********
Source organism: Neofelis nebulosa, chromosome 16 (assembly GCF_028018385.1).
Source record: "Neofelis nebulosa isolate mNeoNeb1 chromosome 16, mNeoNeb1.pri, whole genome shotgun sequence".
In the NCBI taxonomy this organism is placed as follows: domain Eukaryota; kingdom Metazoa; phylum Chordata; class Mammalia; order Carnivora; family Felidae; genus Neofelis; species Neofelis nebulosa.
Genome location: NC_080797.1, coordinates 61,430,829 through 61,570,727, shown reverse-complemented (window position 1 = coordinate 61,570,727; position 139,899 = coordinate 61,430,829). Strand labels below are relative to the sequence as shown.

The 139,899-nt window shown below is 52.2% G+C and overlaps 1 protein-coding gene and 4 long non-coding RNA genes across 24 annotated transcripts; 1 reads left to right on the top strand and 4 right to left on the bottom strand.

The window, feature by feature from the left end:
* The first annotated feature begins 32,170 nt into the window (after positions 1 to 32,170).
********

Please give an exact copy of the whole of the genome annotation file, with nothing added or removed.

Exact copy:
Source organism: Neofelis nebulosa, chromosome 16 (assembly GCF_028018385.1).
Source record: "Neofelis nebulosa isolate mNeoNeb1 chromosome 16, mNeoNeb1.pri, whole genome shotgun sequence".
In the NCBI taxonomy this organism is placed as follows: domain Eukaryota; kingdom Metazoa; phylum Chordata; class Mammalia; order Carnivora; family Felidae; genus Neofelis; species Neofelis nebulosa.
Genome location: NC_080797.1, coordinates 61,430,829 through 61,570,727, shown reverse-complemented (window position 1 = coordinate 61,570,727; position 139,899 = coordinate 61,430,829). Strand labels below are relative to the sequence as shown.

The 139,899-nt window shown below is 52.2% G+C and overlaps 1 protein-coding gene and 4 long non-coding RNA genes across 24 annotated transcripts; 1 reads left to right on the top strand and 4 right to left on the bottom strand.

The window, feature by feature from the left end:
* The first annotated feature begins 32,170 nt into the window (after positions 1 to 32,170).